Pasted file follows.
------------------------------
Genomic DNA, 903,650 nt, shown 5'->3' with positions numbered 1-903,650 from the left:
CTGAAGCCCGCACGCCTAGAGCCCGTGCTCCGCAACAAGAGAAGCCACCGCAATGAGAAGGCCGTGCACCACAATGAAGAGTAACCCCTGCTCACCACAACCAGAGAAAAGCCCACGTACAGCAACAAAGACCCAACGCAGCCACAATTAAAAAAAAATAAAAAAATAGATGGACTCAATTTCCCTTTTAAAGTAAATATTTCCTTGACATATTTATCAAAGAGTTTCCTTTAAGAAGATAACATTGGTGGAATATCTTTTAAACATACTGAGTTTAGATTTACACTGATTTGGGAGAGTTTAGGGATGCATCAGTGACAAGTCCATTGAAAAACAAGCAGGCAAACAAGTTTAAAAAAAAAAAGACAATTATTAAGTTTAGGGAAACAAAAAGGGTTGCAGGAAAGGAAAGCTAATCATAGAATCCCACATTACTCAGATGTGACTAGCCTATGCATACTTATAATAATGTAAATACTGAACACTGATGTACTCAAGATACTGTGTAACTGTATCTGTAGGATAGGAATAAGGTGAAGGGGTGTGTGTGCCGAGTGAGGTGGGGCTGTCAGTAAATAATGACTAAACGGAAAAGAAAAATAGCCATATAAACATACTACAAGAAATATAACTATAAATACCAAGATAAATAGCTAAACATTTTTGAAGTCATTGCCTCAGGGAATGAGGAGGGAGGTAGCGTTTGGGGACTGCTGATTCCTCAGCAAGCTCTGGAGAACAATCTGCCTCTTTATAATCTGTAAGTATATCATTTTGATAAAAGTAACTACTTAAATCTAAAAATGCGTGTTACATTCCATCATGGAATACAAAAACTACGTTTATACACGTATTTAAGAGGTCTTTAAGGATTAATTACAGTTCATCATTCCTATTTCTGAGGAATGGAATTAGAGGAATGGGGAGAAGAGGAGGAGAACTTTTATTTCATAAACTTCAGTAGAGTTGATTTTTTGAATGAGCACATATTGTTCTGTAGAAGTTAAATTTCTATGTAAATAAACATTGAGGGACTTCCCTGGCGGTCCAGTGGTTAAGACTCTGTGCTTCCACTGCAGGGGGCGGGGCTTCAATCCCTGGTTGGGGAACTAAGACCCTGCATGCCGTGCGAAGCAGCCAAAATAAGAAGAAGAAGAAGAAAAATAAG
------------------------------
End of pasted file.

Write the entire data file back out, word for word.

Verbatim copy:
Genomic DNA, 903,650 nt, shown 5'->3' with positions numbered 1-903,650 from the left:
CTGAAGCCCGCACGCCTAGAGCCCGTGCTCCGCAACAAGAGAAGCCACCGCAATGAGAAGGCCGTGCACCACAATGAAGAGTAACCCCTGCTCACCACAACCAGAGAAAAGCCCACGTACAGCAACAAAGACCCAACGCAGCCACAATTAAAAAAAAATAAAAAAATAGATGGACTCAATTTCCCTTTTAAAGTAAATATTTCCTTGACATATTTATCAAAGAGTTTCCTTTAAGAAGATAACATTGGTGGAATATCTTTTAAACATACTGAGTTTAGATTTACACTGATTTGGGAGAGTTTAGGGATGCATCAGTGACAAGTCCATTGAAAAACAAGCAGGCAAACAAGTTTAAAAAAAAAAAGACAATTATTAAGTTTAGGGAAACAAAAAGGGTTGCAGGAAAGGAAAGCTAATCATAGAATCCCACATTACTCAGATGTGACTAGCCTATGCATACTTATAATAATGTAAATACTGAACACTGATGTACTCAAGATACTGTGTAACTGTATCTGTAGGATAGGAATAAGGTGAAGGGGTGTGTGTGCCGAGTGAGGTGGGGCTGTCAGTAAATAATGACTAAACGGAAAAGAAAAATAGCCATATAAACATACTACAAGAAATATAACTATAAATACCAAGATAAATAGCTAAACATTTTTGAAGTCATTGCCTCAGGGAATGAGGAGGGAGGTAGCGTTTGGGGACTGCTGATTCCTCAGCAAGCTCTGGAGAACAATCTGCCTCTTTATAATCTGTAAGTATATCATTTTGATAAAAGTAACTACTTAAATCTAAAAATGCGTGTTACATTCCATCATGGAATACAAAAACTACGTTTATACACGTATTTAAGAGGTCTTTAAGGATTAATTACAGTTCATCATTCCTATTTCTGAGGAATGGAATTAGAGGAATGGGGAGAAGAGGAGGAGAACTTTTATTTCATAAACTTCAGTAGAGTTGATTTTTTGAATGAGCACATATTGTTCTGTAGAAGTTAAATTTCTATGTAAATAAACATTGAGGGACTTCCCTGGCGGTCCAGTGGTTAAGACTCTGTGCTTCCACTGCAGGGGGCGGGGCTTCAATCCCTGGTTGGGGAACTAAGACCCTGCATGCCGTGCGAAGCAGCCAAAATAAGAAGAAGAAGAAGAAAAATAAG